IL -- Chicago -- Chicago Cultural Center -- Exhibit: Keith Haring: The Chicago Mural:
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Description of Pictures: Keith Haring: The Chicago Mural
March 3 - September 23, 2018
The FREE admission exhibition will feature 36 original panels of the monumental mural created in 1989 by internationally-acclaimed artist Keith Haring with the assistance of 500 Chicago Public School students in Chicago's Grant Park. The mural is a reflection of Haring’s incisive draftsmanship and symbolic characters (e.g. radiant baby, barking dog). Presented by the Chicago Department of Cultural Affairs and Special Events in partnership with the Chicago Public Schools, the exhibition will also feature a collection of photographs, correspondence, designs, plans, t-shirt drawings and much more.
Over five days, May 15–19, 1989, which the City of Chicago declared “Keith Haring Week,” the renowned artist worked with approximately 500 Chicago Public School students from 63 area high schools to paint a monumental mural in his familiar energetic style. The 488-foot long mural, made up of 122 4x8-foot Masonite panels, stretched along the edge of Grant Park at Michigan Ave. between Randolph St. and Madison St. Without any sort of sketch or plan, Haring first painted his signature black outline drawings of figures and symbols. The students were then given five colors – red, orange, sky blue, light green and yellow – and minimal instructions to paint each section in a solid color and adjoining sections in different colors. Many students took creative license and included personal messages, from their own initials to support for their schools, to social messages.
The project was planned and managed with great dedication by Irving Zucker, a teacher at William H. Wells Community Academy, after meeting Haring at a dinner party in New York. The artist expressed interest in a project with kids in Chicago, and the planning began in 1987 for an innovative arts-in-education program to be developed by the Chicago Public Schools Bureau of Art and the Museum of Contemporary Art of Chicago (MCA).
For a number of years, these 36 panels resided at Chicago’s Midway Airport. Following the exhibition at the Chicago Cultural Center, the panels will be returned to the Chicago Public Schools for conservation and distribution to select schools. Other panels have already been placed at various schools and other locations throughout the city.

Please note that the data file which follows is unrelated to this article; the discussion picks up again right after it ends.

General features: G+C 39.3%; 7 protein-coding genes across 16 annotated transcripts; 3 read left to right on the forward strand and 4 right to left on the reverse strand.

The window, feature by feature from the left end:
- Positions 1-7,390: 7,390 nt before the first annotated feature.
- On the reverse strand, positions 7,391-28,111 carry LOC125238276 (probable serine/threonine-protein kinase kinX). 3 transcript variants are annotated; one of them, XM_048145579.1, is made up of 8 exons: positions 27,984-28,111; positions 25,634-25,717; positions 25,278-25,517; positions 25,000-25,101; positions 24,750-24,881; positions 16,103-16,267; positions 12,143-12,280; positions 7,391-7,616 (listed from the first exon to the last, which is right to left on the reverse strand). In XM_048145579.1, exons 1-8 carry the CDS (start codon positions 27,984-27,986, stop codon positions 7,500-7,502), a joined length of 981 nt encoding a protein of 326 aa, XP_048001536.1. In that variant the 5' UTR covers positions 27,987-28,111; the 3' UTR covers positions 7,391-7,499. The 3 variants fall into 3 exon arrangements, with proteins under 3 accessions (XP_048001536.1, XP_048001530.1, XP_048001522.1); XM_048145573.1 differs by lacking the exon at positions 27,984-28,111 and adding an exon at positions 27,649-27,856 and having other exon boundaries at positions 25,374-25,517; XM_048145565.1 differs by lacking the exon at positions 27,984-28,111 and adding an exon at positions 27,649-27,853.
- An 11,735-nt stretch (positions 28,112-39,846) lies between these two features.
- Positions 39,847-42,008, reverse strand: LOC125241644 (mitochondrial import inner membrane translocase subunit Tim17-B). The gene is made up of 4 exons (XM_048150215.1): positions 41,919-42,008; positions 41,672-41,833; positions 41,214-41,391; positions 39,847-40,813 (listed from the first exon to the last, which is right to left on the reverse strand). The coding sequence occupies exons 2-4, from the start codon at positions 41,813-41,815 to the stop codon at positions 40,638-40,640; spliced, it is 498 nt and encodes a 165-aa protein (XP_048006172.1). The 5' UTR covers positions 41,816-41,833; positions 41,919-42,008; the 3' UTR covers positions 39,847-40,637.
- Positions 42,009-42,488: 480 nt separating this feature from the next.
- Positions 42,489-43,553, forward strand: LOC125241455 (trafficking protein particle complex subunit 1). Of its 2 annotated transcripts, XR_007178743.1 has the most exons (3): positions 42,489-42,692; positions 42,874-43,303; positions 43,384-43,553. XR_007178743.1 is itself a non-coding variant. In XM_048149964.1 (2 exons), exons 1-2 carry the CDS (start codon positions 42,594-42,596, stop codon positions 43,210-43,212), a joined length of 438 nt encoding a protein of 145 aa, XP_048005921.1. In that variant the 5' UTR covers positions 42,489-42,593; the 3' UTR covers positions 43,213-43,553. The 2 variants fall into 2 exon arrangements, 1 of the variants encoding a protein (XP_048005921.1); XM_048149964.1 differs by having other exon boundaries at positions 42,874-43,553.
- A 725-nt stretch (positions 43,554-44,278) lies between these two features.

As one of the most significant artists of his generation, Keith Haring developed a love for drawing at a very early age. As an art student in New York City, Haring experimented with performance, video, installation and collage, but he found a highly effective medium on the unused advertising panels covered with matte black paper in subway stations. In the early 80s, commuters soon became familiar with his prolific chalk “subway drawings,” as he could create as many as forty in a day. Haring achieved international recognition and participated in numerous group and solo exhibitions, including an acclaimed one-man exhibition at the Tony Shafrazi Gallery in 1982. During this period, he also participated in renowned survey exhibitions such as Documenta 7 in Kassel, the São Paulo Biennial and the Whitney Biennial.
Throughout his career, Haring devoted much of his time to public works, which often carried social messages. He produced more than 50 public artworks between 1982 and 1989, including the Chicago mural. Other projects included: the now famous Crack is Wack mural along New York’s FDR Drive; a mural created for the 100th anniversary of the Statue of Liberty, on which Haring worked with 900 children, and a mural painted on the western side of the Berlin Wall three years before its fall.